by Tim McMahan, Lazy-i.com
I have nothing of a music-related nature to report from Manhattan, as I spent the long weekend going to the US Open, The Yankees and seeing the revival of Hedwig and the Angry Inch on Broadway, which I guess could count.
(Hedwig, btw, was pretty awesome. Former Omahan and Creighton Prep grad Andrew Rannells starred. Rannells made his name in the original version of Book of Mormon on Broadway (in which he won a Grammy) and is sometimes featured as the character Elijah on the HBO series Girls. He took over the lead from Neil Patrick Harris a few weeks ago. We had amazing second-row aisle seats and I came this close to being the subject of the lap dance during the infamous “Sugar Daddy” number.)
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Sounds like I missed one heckuva an Afghan Whigs show while I was gone. I guess you can’t have everything.
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Interesting piece in today’s The Washington Post about The Slowdown and urban renewal. Read it here. The story relies heavily on the work of Michael Seman of Shiny Around the Edges, who wrote an academic paper about the same subject published in 2010 (which you can read here).
The Post doesn’t add much new to the discussion, other than centering the story on local band Lot Walks, who I’ve never heard of prior to the booking mentioned in the story. Needless to say, the Post article should bring some attention to this rather new band. Wonder how they got picked to be the centerpiece?
The story seems to imply that The Slowdown complex saved the NoDo area from decay, and mentions almost as an aside the $131 million ballpark that now overshadows everything down there, and, one could argue, was the real reason, along with the CenturyLink Arena (which isn’t mentioned in the article at all) for the majority of the development in that area, specifically all the freakin’ hotels.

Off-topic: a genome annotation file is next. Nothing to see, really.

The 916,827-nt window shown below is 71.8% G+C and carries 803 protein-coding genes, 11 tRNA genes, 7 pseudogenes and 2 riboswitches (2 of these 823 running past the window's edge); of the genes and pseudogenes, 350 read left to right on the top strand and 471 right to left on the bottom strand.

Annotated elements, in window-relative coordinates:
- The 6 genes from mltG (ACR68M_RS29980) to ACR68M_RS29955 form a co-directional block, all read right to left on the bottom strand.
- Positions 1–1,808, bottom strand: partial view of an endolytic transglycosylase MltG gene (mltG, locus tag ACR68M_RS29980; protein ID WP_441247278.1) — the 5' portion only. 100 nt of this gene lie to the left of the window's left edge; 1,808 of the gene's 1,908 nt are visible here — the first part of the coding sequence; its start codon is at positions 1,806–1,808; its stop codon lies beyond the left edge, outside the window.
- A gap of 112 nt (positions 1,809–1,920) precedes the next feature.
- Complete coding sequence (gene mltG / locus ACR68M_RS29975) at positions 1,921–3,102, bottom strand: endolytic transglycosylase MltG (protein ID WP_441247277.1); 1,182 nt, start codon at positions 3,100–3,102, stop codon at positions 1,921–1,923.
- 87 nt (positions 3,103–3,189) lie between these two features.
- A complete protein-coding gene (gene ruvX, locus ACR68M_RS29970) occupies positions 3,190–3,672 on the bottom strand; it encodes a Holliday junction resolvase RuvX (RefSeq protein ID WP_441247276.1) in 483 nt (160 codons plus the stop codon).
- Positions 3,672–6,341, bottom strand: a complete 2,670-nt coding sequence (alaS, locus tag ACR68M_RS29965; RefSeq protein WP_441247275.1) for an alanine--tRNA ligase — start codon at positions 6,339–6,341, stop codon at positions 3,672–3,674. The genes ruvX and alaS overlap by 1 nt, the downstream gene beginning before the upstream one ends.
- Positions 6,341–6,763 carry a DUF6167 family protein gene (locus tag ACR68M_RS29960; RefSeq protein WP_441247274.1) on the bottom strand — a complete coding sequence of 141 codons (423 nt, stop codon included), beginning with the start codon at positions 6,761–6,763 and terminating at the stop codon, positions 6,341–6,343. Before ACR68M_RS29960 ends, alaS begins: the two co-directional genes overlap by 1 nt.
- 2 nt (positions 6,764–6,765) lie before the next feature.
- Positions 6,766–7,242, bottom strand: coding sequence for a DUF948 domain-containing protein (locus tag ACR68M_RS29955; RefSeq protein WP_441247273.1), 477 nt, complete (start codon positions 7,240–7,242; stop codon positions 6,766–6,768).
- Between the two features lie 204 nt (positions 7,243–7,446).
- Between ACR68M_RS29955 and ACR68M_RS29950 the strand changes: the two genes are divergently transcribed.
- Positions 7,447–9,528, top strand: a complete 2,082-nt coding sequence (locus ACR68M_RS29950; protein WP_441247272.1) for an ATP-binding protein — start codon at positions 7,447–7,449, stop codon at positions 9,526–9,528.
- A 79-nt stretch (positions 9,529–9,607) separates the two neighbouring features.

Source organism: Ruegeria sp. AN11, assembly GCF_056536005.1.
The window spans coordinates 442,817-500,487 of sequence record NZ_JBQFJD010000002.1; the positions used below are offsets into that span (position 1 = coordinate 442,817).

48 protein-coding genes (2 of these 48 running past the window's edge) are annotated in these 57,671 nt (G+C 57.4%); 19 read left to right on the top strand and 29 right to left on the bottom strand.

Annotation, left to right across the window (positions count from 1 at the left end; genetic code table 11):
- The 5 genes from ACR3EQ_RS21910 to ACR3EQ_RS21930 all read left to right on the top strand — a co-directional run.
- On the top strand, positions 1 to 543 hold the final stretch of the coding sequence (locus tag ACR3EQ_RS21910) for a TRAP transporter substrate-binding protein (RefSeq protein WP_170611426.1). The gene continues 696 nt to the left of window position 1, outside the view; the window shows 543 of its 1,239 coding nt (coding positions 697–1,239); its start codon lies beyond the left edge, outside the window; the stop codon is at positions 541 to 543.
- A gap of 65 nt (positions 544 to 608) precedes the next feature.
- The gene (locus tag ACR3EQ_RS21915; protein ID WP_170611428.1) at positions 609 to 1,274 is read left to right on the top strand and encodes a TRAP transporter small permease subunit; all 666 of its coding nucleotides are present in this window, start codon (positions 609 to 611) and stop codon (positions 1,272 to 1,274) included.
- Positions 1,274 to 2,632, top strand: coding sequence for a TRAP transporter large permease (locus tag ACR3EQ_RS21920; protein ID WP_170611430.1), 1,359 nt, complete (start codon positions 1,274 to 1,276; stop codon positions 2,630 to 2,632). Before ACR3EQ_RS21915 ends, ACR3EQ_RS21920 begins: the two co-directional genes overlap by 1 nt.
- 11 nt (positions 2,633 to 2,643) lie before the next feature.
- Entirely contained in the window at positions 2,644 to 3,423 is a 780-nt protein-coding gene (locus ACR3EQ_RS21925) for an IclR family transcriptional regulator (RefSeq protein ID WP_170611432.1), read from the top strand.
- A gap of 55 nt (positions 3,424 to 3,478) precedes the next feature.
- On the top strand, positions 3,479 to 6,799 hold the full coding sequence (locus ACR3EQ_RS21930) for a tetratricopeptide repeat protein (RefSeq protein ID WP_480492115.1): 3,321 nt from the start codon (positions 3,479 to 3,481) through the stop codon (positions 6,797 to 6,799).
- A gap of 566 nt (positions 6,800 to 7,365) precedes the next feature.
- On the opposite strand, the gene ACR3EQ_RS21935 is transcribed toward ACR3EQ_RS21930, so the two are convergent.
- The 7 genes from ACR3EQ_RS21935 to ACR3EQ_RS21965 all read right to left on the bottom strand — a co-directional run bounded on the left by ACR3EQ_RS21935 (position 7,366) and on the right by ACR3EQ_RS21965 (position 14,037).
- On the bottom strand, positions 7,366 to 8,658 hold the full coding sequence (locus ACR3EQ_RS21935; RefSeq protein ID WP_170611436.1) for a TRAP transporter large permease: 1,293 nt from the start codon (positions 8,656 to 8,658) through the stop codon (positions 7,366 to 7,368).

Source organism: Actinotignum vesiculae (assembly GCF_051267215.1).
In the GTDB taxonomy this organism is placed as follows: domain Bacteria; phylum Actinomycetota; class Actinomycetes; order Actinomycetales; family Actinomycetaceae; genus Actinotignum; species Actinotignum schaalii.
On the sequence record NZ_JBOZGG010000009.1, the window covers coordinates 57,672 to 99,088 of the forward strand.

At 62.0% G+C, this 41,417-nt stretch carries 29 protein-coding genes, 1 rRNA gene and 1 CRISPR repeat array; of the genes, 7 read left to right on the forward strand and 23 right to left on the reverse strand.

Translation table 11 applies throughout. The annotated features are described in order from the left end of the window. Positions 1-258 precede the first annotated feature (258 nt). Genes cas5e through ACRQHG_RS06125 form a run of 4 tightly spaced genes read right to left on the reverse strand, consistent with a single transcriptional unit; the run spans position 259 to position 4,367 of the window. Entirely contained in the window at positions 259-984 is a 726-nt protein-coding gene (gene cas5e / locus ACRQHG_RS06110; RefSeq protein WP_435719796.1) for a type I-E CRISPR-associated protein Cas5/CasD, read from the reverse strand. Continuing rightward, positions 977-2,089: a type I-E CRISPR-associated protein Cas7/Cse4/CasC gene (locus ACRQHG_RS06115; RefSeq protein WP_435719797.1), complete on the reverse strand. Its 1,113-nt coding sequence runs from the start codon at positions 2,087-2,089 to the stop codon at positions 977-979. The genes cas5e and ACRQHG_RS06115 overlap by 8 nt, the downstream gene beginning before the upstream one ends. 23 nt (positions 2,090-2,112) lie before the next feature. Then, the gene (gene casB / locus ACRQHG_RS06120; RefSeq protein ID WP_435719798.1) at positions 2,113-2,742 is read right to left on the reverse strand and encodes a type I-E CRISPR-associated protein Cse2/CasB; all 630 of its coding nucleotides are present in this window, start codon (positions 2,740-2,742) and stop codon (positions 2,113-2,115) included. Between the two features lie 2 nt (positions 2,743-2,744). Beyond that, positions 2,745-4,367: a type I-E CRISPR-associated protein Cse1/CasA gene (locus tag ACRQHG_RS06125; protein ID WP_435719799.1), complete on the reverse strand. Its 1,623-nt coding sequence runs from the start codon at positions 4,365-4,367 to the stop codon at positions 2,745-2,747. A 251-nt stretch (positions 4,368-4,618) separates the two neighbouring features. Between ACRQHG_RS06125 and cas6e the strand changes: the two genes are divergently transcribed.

From the article:
In 2006, the city partnered with the Chamber of Commerce to draft a full-scale redevelopment plan: “North Downtown should evolve into Omaha’s newest and most exciting neighborhood…”
The anchor, all parties agreed, should be the greatest music venue in Nebraska. The young and hip would ideally flock there, dine at nearby restaurants and rent loft spaces in old factories.
What the writer left out (or didn’t know) was that The Slowdown’s eventual location was the second choice. The original choice was just a few blocks from Sgt. Peffer’s, at 1528 N. Saddle Creek Rd., but that Robb Nansel and Jason Kulbel were driven away by the Metcalfe Park Neighborhood Association and a couple local businesses who didn’t want the noise and traffic and congestion. You can read about that bit of forgotten history (including thumbnails of the original blueprints) here. That area is now a blight of rental storage units, run-down car washes and hole-in-the-wall auto garages, while NoDo has become the subject of national articles in The Washington Post. In the end, everyone got what they wanted.
Speaking of The Slowdown, it’s been a looooong time since I’ve seen a show down there. My next stop might be PUJOL Sept. 14 or the amazing Jessica Lea Mayfield Sept. 15.
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Read Tim McMahan’s blog daily at Lazy-i.com — an online music magazine that includes feature interviews, reviews and news. The focus is on the national indie music scene with a special emphasis on the best original bands in the Omaha area. Copyright © 2014 Tim McMahan. All rights reserved.